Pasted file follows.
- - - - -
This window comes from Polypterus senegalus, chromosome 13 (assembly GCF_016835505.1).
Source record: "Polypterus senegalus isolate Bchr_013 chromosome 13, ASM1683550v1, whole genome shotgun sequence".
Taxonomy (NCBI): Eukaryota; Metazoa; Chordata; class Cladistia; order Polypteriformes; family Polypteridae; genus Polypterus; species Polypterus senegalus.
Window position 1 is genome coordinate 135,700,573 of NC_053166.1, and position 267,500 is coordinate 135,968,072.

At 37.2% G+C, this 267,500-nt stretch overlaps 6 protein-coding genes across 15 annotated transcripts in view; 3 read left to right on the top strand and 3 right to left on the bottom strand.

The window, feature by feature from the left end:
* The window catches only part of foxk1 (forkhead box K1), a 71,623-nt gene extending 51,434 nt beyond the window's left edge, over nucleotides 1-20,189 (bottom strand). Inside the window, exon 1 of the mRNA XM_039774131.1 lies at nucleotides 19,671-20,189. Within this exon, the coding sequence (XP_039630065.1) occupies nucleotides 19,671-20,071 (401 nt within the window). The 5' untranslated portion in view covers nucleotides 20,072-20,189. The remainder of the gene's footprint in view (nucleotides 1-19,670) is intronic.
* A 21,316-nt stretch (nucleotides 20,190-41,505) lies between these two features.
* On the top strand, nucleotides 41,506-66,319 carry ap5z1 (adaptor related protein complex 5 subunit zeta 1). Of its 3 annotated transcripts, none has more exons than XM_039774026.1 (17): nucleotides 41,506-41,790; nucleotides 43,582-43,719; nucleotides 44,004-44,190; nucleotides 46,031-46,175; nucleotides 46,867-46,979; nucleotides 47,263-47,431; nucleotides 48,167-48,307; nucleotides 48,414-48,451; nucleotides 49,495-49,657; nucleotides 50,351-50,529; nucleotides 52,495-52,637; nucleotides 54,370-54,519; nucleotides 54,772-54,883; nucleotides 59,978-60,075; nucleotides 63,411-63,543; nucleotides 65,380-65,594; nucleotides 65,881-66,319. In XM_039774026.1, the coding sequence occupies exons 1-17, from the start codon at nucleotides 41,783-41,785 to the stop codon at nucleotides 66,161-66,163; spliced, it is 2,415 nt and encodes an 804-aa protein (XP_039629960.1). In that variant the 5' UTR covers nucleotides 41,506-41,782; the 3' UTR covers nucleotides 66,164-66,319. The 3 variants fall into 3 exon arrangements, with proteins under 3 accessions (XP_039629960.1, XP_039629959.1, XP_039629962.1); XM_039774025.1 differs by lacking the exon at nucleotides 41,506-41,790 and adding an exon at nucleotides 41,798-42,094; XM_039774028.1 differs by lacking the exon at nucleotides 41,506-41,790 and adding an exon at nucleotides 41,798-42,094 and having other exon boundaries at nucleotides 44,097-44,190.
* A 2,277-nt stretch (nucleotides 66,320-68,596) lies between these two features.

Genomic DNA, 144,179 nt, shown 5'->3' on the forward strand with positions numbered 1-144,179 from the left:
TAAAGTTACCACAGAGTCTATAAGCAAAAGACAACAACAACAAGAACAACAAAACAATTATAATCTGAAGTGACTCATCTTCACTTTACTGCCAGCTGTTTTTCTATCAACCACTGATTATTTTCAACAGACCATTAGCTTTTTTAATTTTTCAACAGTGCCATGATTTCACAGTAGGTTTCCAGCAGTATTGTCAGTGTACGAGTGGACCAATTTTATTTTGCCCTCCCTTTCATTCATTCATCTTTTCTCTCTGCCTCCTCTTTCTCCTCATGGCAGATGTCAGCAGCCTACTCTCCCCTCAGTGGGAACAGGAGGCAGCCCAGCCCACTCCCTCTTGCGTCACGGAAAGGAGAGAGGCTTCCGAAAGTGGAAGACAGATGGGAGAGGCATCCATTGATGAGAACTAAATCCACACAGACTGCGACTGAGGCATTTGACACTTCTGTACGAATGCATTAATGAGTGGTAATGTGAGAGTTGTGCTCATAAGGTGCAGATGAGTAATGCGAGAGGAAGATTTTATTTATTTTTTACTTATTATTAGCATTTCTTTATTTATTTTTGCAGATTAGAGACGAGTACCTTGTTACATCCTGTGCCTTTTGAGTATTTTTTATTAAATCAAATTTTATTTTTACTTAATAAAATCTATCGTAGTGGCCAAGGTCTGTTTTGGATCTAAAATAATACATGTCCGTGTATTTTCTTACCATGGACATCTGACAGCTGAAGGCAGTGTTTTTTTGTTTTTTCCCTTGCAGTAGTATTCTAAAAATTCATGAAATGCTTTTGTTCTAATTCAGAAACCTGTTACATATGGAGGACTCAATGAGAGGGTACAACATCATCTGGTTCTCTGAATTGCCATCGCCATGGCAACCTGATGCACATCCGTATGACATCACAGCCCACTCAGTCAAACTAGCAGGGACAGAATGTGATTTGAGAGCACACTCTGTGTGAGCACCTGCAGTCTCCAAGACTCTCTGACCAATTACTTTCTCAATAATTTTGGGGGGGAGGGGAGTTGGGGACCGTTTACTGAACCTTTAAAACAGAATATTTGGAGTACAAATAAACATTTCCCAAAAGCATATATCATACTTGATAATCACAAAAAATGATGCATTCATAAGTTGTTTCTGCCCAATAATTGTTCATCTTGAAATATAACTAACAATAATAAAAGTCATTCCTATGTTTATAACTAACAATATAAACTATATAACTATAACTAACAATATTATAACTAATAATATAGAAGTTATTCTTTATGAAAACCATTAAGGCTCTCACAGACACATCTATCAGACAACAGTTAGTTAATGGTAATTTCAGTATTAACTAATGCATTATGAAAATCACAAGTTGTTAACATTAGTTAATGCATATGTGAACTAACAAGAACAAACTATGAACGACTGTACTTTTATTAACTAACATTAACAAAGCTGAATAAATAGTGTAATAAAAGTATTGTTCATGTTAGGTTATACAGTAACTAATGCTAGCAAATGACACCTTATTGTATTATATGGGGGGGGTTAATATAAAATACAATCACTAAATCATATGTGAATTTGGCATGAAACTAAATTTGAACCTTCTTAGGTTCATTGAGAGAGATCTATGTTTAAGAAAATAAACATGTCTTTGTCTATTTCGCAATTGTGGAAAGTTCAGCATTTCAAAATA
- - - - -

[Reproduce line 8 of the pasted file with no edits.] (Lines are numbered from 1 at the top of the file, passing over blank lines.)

* A 21,316-nt stretch (nucleotides 20,190-41,505) lies between these two features.